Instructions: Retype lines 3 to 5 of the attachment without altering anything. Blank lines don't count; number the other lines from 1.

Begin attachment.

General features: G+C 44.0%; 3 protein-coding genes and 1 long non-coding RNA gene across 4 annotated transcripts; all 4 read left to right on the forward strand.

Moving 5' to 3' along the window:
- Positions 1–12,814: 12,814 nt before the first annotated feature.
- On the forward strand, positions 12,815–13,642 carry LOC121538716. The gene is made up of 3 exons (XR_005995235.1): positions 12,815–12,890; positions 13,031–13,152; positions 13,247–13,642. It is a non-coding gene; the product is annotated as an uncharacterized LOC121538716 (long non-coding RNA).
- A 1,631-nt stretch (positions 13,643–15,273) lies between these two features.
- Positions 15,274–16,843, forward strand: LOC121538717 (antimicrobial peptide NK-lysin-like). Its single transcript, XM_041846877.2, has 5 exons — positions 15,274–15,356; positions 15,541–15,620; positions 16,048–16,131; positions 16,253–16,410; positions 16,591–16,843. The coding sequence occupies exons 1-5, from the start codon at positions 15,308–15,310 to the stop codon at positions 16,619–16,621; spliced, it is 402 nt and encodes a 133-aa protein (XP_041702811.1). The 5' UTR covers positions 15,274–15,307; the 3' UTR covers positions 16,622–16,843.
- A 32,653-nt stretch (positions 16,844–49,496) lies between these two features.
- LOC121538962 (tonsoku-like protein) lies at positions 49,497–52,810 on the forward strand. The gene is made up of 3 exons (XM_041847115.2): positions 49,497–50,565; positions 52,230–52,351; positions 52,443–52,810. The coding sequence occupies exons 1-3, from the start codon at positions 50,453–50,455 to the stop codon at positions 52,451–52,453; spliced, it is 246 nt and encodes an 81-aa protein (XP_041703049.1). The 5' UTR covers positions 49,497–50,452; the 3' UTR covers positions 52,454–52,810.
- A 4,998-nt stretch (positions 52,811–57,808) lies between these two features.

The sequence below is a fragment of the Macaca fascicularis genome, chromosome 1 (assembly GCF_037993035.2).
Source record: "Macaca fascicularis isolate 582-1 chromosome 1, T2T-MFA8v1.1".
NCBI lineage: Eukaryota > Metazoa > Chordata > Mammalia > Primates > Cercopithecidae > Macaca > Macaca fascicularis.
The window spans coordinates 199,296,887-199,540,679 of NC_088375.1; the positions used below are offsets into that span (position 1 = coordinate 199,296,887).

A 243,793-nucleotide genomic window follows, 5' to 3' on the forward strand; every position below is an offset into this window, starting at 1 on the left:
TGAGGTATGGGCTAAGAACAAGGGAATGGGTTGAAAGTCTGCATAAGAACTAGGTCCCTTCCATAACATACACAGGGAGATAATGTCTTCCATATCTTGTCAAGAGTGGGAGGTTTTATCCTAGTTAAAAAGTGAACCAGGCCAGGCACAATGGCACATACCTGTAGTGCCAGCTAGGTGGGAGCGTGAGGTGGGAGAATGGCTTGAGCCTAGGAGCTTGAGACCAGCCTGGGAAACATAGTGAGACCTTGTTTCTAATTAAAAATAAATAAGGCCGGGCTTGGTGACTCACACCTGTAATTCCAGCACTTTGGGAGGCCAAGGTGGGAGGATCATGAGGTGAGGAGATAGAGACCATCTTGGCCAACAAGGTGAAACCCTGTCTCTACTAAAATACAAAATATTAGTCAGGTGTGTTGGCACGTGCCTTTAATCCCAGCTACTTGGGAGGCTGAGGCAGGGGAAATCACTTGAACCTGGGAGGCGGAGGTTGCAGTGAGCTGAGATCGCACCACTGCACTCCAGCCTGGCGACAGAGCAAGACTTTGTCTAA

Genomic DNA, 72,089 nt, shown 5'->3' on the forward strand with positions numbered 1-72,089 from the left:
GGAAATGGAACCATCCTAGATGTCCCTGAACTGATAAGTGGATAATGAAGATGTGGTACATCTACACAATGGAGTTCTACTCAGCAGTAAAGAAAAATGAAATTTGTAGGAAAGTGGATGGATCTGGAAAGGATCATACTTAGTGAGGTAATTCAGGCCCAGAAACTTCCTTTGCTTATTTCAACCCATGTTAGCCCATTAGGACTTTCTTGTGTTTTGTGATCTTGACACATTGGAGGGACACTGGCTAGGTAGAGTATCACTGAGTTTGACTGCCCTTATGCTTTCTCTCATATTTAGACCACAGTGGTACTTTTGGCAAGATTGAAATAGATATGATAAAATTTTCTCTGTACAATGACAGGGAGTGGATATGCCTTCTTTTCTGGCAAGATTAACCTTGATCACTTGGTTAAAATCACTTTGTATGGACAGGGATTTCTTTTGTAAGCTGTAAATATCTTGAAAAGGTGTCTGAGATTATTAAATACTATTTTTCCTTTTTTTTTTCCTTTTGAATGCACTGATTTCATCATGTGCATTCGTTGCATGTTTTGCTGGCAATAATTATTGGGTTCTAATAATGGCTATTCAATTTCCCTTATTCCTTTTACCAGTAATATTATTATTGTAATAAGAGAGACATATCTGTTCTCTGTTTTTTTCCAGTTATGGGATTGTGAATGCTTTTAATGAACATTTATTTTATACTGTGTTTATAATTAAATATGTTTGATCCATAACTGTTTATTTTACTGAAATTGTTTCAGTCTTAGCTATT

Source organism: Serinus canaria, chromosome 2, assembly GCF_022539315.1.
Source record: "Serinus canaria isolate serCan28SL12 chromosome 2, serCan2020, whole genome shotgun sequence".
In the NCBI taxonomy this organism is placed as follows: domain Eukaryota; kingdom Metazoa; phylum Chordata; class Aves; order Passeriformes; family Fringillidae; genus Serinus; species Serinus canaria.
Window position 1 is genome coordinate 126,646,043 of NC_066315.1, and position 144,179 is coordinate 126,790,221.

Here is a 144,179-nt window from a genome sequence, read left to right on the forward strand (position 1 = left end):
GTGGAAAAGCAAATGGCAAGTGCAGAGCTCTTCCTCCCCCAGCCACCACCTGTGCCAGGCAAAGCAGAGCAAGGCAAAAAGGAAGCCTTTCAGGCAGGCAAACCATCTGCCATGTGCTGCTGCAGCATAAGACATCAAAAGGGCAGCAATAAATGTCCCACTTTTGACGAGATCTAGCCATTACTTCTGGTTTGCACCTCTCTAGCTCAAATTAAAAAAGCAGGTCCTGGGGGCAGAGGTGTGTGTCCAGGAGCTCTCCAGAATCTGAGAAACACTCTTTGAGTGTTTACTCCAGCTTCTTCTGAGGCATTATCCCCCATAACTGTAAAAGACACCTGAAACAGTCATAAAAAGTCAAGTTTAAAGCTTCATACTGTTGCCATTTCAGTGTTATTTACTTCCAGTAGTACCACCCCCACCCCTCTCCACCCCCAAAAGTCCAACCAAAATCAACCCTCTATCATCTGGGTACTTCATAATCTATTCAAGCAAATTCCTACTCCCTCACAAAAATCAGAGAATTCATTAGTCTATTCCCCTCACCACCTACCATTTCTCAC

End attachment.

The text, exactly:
- Positions 1–12,814: 12,814 nt before the first annotated feature.
- On the forward strand, positions 12,815–13,642 carry LOC121538716. The gene is made up of 3 exons (XR_005995235.1): positions 12,815–12,890; positions 13,031–13,152; positions 13,247–13,642. It is a non-coding gene; the product is annotated as an uncharacterized LOC121538716 (long non-coding RNA).
- A 1,631-nt stretch (positions 13,643–15,273) lies between these two features.